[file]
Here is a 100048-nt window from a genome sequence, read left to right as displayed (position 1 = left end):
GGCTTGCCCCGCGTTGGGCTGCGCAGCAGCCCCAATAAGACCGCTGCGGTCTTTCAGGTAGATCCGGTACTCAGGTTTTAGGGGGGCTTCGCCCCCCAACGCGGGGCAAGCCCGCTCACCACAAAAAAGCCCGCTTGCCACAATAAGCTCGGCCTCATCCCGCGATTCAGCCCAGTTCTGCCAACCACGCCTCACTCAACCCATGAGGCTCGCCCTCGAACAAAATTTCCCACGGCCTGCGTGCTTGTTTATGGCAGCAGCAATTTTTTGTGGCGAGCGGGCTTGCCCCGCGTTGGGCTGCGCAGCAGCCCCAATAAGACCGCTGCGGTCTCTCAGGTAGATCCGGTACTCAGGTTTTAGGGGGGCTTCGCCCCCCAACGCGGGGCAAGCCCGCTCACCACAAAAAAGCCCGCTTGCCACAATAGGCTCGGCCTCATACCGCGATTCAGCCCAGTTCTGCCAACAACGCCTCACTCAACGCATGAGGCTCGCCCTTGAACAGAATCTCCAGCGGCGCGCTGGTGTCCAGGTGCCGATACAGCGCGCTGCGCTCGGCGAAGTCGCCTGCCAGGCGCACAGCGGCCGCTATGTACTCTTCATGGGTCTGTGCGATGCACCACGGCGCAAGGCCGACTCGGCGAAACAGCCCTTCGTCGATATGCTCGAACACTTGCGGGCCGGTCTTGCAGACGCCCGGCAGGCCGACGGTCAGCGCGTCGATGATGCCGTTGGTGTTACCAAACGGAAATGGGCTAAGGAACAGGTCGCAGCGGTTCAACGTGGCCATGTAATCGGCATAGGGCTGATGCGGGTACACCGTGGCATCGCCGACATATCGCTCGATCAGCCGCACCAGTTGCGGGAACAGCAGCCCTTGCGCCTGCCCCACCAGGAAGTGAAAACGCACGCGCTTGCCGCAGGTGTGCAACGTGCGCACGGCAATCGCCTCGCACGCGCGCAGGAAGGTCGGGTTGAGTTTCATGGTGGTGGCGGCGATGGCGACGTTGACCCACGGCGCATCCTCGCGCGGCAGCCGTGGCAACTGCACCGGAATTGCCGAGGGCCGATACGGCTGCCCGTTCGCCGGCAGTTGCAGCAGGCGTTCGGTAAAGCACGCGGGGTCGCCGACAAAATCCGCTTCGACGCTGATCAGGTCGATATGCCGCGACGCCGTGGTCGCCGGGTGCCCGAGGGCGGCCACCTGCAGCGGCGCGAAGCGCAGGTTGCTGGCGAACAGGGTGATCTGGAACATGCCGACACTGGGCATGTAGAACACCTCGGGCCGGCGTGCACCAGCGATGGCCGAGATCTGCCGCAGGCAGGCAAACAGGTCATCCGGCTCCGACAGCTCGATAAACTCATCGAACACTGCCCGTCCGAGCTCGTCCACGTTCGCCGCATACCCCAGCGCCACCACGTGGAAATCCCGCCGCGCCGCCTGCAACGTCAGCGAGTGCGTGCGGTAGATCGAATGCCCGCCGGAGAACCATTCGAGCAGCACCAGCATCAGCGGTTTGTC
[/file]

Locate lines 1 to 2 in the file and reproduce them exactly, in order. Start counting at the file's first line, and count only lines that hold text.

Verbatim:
Here is a 100048-nt window from a genome sequence, read left to right as displayed (position 1 = left end):
GGCTTGCCCCGCGTTGGGCTGCGCAGCAGCCCCAATAAGACCGCTGCGGTCTTTCAGGTAGATCCGGTACTCAGGTTTTAGGGGGGCTTCGCCCCCCAACGCGGGGCAAGCCCGCTCACCACAAAAAAGCCCGCTTGCCACAATAAGCTCGGCCTCATCCCGCGATTCAGCCCAGTTCTGCCAACCACGCCTCACTCAACCCATGAGGCTCGCCCTCGAACAAAATTTCCCACGGCCTGCGTGCTTGTTTATGGCAGCAGCAATTTTTTGTGGCGAGCGGGCTTGCCCCGCGTTGGGCTGCGCAGCAGCCCCAATAAGACCGCTGCGGTCTCTCAGGTAGATCCGGTACTCAGGTTTTAGGGGGGCTTCGCCCCCCAACGCGGGGCAAGCCCGCTCACCACAAAAAAGCCCGCTTGCCACAATAGGCTCGGCCTCATACCGCGATTCAGCCCAGTTCTGCCAACAACGCCTCACTCAACGCATGAGGCTCGCCCTTGAACAGAATCTCCAGCGGCGCGCTGGTGTCCAGGTGCCGATACAGCGCGCTGCGCTCGGCGAAGTCGCCTGCCAGGCGCACAGCGGCCGCTATGTACTCTTCATGGGTCTGTGCGATGCACCACGGCGCAAGGCCGACTCGGCGAAACAGCCCTTCGTCGATATGCTCGAACACTTGCGGGCCGGTCTTGCAGACGCCCGGCAGGCCGACGGTCAGCGCGTCGATGATGCCGTTGGTGTTACCAAACGGAAATGGGCTAAGGAACAGGTCGCAGCGGTTCAACGTGGCCATGTAATCGGCATAGGGCTGATGCGGGTACACCGTGGCATCGCCGACATATCGCTCGATCAGCCGCACCAGTTGCGGGAACAGCAGCCCTTGCGCCTGCCCCACCAGGAAGTGAAAACGCACGCGCTTGCCGCAGGTGTGCAACGTGCGCACGGCAATCGCCTCGCACGCGCGCAGGAAGGTCGGGTTGAGTTTCATGGTGGTGGCGGCGATGGCGACGTTGACCCACGGCGCATCCTCGCGCGGCAGCCGTGGCAACTGCACCGGAATTGCCGAGGGCCGATACGGCTGCCCGTTCGCCGGCAGTTGCAGCAGGCGTTCGGTAAAGCACGCGGGGTCGCCGACAAAATCCGCTTCGACGCTGATCAGGTCGATATGCCGCGACGCCGTGGTCGCCGGGTGCCCGAGGGCGGCCACCTGCAGCGGCGCGAAGCGCAGGTTGCTGGCGAACAGGGTGATCTGGAACATGCCGACACTGGGCATGTAGAACACCTCGGGCCGGCGTGCACCAGCGATGGCCGAGATCTGCCGCAGGCAGGCAAACAGGTCATCCGGCTCCGACAGCTCGATAAACTCATCGAACACTGCCCGTCCGAGCTCGTCCACGTTCGCCGCATACCCCAGCGCCACCACGTGGAAATCCCGCCGCGCCGCCTGCAACGTCAGCGAGTGCGTGCGGTAGATCGAATGCCCGCCGGAGAACCATTCGAGCAGCACCAGCATCAGCGGTTTGTC